IF a,b >0
Then prove: AM -HM<= (b-a)^2/4a
This is what I did
AM = (a + b)/2
HM = 2/(1/a + 1/b)
So when I subtract AM - HM: I got this
(a+b)/2 - 2ab/(a+b)
[(a+b)^2 - 4ab]/[2(a+b)]
which reduces to [(a-b)^2] / [2(a+b)]
Now what do I do?
IF a,b >0
Then prove: AM -HM<= (b-a)^2/4a
This is what I did
AM = (a + b)/2
HM = 2/(1/a + 1/b)
So when I subtract AM - HM: I got this
(a+b)/2 - 2ab/(a+b)
[(a+b)^2 - 4ab]/[2(a+b)]
which reduces to [(a-b)^2] / [2(a+b)]
Now what do I do?
a and b are the two consecutive terms of a series and they should not be equalOriginally Posted by Nichelle14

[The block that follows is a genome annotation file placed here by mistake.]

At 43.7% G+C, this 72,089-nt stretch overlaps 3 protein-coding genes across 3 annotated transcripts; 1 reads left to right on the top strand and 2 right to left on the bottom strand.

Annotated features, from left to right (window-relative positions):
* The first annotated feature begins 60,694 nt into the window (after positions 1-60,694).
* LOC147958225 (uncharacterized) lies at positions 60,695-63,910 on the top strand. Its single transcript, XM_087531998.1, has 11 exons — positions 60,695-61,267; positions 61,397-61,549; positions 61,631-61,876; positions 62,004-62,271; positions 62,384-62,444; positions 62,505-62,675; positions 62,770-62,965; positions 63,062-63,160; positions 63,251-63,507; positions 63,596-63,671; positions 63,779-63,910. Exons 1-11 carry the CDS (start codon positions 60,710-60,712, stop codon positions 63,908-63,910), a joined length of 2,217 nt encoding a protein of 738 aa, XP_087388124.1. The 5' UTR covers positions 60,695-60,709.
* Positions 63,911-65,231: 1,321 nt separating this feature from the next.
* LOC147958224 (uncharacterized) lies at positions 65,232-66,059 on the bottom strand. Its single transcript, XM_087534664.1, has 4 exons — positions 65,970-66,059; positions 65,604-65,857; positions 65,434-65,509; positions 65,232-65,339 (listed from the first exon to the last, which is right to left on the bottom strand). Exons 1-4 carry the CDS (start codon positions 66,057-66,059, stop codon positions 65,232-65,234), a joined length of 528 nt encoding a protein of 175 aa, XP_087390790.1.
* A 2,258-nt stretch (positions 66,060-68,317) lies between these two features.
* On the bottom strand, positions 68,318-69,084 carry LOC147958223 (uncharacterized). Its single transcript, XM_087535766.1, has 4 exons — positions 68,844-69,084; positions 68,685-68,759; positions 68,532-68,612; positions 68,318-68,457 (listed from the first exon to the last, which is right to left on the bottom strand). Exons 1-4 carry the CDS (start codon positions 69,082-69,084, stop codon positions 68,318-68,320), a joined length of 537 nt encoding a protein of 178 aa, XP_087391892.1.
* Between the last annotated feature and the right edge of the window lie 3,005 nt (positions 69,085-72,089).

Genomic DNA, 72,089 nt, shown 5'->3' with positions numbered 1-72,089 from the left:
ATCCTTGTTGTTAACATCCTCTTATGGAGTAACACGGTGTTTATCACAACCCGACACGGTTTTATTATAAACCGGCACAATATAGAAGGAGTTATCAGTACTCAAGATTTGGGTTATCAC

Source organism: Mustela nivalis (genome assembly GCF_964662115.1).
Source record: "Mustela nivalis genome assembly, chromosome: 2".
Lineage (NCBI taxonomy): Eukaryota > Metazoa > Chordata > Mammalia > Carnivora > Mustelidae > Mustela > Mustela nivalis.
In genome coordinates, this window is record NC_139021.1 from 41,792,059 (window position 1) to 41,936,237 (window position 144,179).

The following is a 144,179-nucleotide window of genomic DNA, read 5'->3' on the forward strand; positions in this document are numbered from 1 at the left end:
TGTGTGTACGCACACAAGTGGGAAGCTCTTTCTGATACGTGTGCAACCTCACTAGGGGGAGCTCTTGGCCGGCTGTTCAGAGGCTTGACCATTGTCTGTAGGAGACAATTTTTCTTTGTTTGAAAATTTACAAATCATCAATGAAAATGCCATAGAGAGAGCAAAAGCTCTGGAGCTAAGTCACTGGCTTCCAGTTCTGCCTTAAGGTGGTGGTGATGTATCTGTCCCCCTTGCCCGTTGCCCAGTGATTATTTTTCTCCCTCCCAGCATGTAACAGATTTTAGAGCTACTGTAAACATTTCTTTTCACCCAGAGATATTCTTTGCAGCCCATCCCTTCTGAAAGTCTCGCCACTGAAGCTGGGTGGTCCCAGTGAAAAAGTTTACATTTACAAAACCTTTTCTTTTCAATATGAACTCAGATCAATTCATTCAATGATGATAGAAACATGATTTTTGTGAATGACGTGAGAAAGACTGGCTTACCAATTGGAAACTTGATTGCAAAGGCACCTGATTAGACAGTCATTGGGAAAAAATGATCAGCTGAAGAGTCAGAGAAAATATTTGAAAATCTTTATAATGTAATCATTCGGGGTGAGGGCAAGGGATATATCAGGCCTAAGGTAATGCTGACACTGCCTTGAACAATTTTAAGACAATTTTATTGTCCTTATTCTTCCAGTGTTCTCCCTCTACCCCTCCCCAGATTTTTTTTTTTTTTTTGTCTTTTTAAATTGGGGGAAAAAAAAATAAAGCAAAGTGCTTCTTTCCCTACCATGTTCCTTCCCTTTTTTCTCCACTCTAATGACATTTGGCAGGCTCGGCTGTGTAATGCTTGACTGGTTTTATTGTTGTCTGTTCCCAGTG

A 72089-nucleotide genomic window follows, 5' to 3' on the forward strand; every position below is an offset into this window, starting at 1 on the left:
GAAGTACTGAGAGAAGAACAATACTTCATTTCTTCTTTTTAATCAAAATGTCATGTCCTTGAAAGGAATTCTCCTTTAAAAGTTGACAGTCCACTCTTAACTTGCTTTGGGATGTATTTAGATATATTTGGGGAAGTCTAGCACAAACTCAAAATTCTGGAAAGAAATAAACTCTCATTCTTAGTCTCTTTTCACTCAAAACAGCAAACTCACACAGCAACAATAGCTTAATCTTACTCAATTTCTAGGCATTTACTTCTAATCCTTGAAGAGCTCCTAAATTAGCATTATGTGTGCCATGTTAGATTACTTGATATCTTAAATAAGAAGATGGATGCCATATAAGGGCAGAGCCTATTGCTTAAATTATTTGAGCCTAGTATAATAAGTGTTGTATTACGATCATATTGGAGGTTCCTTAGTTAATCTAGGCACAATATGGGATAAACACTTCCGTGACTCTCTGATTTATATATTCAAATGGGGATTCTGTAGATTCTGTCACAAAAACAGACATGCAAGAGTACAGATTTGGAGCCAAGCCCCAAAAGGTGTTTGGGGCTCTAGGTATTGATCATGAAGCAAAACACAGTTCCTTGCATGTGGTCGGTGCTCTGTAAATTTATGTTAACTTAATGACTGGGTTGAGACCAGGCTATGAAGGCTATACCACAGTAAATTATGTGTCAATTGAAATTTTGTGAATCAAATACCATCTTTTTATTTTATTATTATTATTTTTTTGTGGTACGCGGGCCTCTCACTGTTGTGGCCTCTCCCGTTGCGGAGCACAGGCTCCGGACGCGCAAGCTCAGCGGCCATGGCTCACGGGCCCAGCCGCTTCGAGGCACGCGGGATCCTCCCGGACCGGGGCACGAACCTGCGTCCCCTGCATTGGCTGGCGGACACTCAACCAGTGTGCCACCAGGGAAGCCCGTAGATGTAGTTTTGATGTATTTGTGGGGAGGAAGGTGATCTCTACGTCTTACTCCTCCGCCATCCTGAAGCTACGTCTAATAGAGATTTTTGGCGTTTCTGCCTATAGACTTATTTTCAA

I had the choice whether a would be smaller or bigger than b because had not mentioned anything.
I chose a<b because it impies the equation you have to prove.
It is not true.
What about $\displaystyle a=b=2$
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I believe I found a solution.
As my top sentence says, your inequality is false.
It is however true when, for $\displaystyle x,y>0$.
$\displaystyle \phi y\geq x$
Where,
$\displaystyle \phi $ is the solution to the cubic,
$\displaystyle 2x^3+x^2+3x-1=0$.
I don,t think my inequality is false. If you see what we set to prove it includes >= sign. It can be broken into > and = separately. If a=b= any positive real number, AM=GM=HM=a=b which is not of much importance. The real thing lies in inequality part. Hence we have to use a relation between the two terms. However, I don't understand your solution, please explain it.Originally Posted by ThePerfectHacker